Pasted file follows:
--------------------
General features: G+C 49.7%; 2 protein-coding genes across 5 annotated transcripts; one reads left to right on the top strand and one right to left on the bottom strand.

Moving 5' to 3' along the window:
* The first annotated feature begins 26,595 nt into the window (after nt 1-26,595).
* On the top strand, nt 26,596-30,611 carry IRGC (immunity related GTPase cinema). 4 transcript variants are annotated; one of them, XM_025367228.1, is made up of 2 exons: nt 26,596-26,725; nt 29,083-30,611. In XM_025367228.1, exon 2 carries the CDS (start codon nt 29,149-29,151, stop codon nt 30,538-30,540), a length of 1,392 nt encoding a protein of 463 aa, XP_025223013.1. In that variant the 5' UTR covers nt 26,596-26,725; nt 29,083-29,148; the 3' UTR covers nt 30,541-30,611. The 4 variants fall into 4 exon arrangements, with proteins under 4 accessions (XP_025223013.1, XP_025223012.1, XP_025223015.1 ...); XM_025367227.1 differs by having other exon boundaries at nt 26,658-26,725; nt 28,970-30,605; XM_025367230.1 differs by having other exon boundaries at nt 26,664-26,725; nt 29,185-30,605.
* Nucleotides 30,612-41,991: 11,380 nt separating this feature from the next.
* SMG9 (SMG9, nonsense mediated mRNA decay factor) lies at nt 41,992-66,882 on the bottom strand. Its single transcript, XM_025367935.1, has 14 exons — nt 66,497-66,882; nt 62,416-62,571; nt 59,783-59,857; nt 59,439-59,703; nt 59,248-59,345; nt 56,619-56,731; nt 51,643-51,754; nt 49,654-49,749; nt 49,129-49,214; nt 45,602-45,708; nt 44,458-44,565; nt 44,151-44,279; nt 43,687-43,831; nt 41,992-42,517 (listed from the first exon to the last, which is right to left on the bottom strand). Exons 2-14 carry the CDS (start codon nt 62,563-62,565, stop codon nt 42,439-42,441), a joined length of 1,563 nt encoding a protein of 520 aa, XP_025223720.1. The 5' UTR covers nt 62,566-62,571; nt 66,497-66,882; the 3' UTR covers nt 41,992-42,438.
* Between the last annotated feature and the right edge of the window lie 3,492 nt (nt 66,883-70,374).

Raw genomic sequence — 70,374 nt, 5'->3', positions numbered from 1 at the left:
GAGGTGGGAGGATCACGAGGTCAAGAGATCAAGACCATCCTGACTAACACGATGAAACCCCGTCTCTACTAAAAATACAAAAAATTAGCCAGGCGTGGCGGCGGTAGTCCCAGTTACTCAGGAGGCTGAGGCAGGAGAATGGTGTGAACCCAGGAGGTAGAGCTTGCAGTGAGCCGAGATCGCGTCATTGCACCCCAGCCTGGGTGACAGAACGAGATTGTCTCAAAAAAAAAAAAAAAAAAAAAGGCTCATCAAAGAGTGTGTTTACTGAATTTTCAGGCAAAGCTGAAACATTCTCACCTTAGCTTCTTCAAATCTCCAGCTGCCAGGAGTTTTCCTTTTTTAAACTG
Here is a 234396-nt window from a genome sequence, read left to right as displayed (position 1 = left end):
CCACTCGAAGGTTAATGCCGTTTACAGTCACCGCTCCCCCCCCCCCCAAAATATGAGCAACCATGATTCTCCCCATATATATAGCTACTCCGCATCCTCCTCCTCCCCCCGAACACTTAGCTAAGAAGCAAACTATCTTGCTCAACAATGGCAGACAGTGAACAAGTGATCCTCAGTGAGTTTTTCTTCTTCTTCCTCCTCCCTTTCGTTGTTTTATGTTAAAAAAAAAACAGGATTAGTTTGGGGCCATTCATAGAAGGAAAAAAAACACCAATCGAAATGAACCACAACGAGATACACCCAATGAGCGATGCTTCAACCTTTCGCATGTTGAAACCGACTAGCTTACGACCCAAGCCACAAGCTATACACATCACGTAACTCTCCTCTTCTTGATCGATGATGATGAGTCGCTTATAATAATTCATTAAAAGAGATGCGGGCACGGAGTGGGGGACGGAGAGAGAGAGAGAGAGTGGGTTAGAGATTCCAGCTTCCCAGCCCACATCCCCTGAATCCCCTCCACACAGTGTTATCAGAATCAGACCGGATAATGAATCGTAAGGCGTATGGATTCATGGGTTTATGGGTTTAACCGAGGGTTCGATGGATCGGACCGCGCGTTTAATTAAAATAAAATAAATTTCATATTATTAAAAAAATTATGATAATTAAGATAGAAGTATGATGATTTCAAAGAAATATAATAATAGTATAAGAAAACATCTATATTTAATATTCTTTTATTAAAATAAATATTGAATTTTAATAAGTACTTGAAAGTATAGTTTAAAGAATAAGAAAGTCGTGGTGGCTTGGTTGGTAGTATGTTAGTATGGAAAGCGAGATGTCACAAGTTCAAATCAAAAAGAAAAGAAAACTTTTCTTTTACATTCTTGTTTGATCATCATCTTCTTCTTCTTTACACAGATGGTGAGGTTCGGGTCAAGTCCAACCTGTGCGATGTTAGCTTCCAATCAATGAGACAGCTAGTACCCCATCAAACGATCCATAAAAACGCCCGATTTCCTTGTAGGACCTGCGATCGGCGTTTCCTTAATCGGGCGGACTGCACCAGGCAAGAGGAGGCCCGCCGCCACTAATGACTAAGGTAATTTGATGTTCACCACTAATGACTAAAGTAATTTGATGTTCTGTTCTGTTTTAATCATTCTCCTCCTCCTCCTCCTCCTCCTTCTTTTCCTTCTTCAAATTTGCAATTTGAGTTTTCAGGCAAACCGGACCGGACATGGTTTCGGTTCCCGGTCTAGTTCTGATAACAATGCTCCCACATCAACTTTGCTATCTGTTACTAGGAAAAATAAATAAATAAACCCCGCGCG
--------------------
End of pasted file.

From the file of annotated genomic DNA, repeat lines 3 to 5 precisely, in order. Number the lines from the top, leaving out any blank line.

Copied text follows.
* The first annotated feature begins 26,595 nt into the window (after nt 1-26,595).
* On the top strand, nt 26,596-30,611 carry IRGC (immunity related GTPase cinema). 4 transcript variants are annotated; one of them, XM_025367228.1, is made up of 2 exons: nt 26,596-26,725; nt 29,083-30,611. In XM_025367228.1, exon 2 carries the CDS (start codon nt 29,149-29,151, stop codon nt 30,538-30,540), a length of 1,392 nt encoding a protein of 463 aa, XP_025223013.1. In that variant the 5' UTR covers nt 26,596-26,725; nt 29,083-29,148; the 3' UTR covers nt 30,541-30,611. The 4 variants fall into 4 exon arrangements, with proteins under 4 accessions (XP_025223013.1, XP_025223012.1, XP_025223015.1 ...); XM_025367227.1 differs by having other exon boundaries at nt 26,658-26,725; nt 28,970-30,605; XM_025367230.1 differs by having other exon boundaries at nt 26,664-26,725; nt 29,185-30,605.
* Nucleotides 30,612-41,991: 11,380 nt separating this feature from the next.